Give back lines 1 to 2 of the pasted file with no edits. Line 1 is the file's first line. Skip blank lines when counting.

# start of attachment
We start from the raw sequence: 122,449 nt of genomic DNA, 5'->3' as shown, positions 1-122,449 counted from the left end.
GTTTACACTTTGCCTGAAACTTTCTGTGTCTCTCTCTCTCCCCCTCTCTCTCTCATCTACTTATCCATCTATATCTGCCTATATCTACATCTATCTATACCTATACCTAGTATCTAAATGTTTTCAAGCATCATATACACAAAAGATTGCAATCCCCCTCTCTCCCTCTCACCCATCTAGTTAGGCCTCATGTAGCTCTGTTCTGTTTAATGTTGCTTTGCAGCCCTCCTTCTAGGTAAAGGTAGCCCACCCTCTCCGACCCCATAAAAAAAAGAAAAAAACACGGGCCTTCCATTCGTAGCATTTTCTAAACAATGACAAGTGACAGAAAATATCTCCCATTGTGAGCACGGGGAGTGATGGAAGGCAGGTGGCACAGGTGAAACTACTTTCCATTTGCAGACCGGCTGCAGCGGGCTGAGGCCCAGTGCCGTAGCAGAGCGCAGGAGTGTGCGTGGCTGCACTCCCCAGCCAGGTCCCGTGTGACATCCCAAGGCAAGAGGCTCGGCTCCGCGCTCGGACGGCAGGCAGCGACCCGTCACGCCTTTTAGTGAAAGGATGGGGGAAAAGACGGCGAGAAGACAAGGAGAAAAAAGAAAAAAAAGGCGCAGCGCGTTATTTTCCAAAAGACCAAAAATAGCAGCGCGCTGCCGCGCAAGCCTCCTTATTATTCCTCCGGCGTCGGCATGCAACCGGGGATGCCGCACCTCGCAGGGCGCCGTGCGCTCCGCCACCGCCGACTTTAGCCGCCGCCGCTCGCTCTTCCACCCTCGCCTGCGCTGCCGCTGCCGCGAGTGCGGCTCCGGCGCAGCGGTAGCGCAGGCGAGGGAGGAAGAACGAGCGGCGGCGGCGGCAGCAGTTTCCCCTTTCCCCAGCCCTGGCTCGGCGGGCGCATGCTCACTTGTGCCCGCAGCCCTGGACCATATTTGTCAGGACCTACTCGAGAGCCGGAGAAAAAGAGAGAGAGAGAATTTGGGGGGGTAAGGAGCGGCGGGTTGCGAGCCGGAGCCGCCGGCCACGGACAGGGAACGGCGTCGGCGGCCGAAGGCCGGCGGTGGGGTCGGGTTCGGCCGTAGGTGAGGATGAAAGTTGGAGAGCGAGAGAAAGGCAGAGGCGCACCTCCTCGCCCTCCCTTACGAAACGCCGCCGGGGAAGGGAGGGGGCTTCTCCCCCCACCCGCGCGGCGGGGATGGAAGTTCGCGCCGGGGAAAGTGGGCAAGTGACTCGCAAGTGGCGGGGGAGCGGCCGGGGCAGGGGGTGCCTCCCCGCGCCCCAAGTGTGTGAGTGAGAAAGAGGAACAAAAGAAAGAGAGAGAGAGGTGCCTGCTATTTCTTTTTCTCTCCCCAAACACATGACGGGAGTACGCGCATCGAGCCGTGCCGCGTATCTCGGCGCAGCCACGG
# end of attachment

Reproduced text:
We start from the raw sequence: 122,449 nt of genomic DNA, 5'->3' as shown, positions 1-122,449 counted from the left end.
GTTTACACTTTGCCTGAAACTTTCTGTGTCTCTCTCTCTCCCCCTCTCTCTCTCATCTACTTATCCATCTATATCTGCCTATATCTACATCTATCTATACCTATACCTAGTATCTAAATGTTTTCAAGCATCATATACACAAAAGATTGCAATCCCCCTCTCTCCCTCTCACCCATCTAGTTAGGCCTCATGTAGCTCTGTTCTGTTTAATGTTGCTTTGCAGCCCTCCTTCTAGGTAAAGGTAGCCCACCCTCTCCGACCCCATAAAAAAAAGAAAAAAACACGGGCCTTCCATTCGTAGCATTTTCTAAACAATGACAAGTGACAGAAAATATCTCCCATTGTGAGCACGGGGAGTGATGGAAGGCAGGTGGCACAGGTGAAACTACTTTCCATTTGCAGACCGGCTGCAGCGGGCTGAGGCCCAGTGCCGTAGCAGAGCGCAGGAGTGTGCGTGGCTGCACTCCCCAGCCAGGTCCCGTGTGACATCCCAAGGCAAGAGGCTCGGCTCCGCGCTCGGACGGCAGGCAGCGACCCGTCACGCCTTTTAGTGAAAGGATGGGGGAAAAGACGGCGAGAAGACAAGGAGAAAAAAGAAAAAAAAGGCGCAGCGCGTTATTTTCCAAAAGACCAAAAATAGCAGCGCGCTGCCGCGCAAGCCTCCTTATTATTCCTCCGGCGTCGGCATGCAACCGGGGATGCCGCACCTCGCAGGGCGCCGTGCGCTCCGCCACCGCCGACTTTAGCCGCCGCCGCTCGCTCTTCCACCCTCGCCTGCGCTGCCGCTGCCGCGAGTGCGGCTCCGGCGCAGCGGTAGCGCAGGCGAGGGAGGAAGAACGAGCGGCGGCGGCGGCAGCAGTTTCCCCTTTCCCCAGCCCTGGCTCGGCGGGCGCATGCTCACTTGTGCCCGCAGCCCTGGACCATATTTGTCAGGACCTACTCGAGAGCCGGAGAAAAAGAGAGAGAGAGAATTTGGGGGGGTAAGGAGCGGCGGGTTGCGAGCCGGAGCCGCCGGCCACGGACAGGGAACGGCGTCGGCGGCCGAAGGCCGGCGGTGGGGTCGGGTTCGGCCGTAGGTGAGGATGAAAGTTGGAGAGCGAGAGAAAGGCAGAGGCGCACCTCCTCGCCCTCCCTTACGAAACGCCGCCGGGGAAGGGAGGGGGCTTCTCCCCCCACCCGCGCGGCGGGGATGGAAGTTCGCGCCGGGGAAAGTGGGCAAGTGACTCGCAAGTGGCGGGGGAGCGGCCGGGGCAGGGGGTGCCTCCCCGCGCCCCAAGTGTGTGAGTGAGAAAGAGGAACAAAAGAAAGAGAGAGAGAGGTGCCTGCTATTTCTTTTTCTCTCCCCAAACACATGACGGGAGTACGCGCATCGAGCCGTGCCGCGTATCTCGGCGCAGCCACGG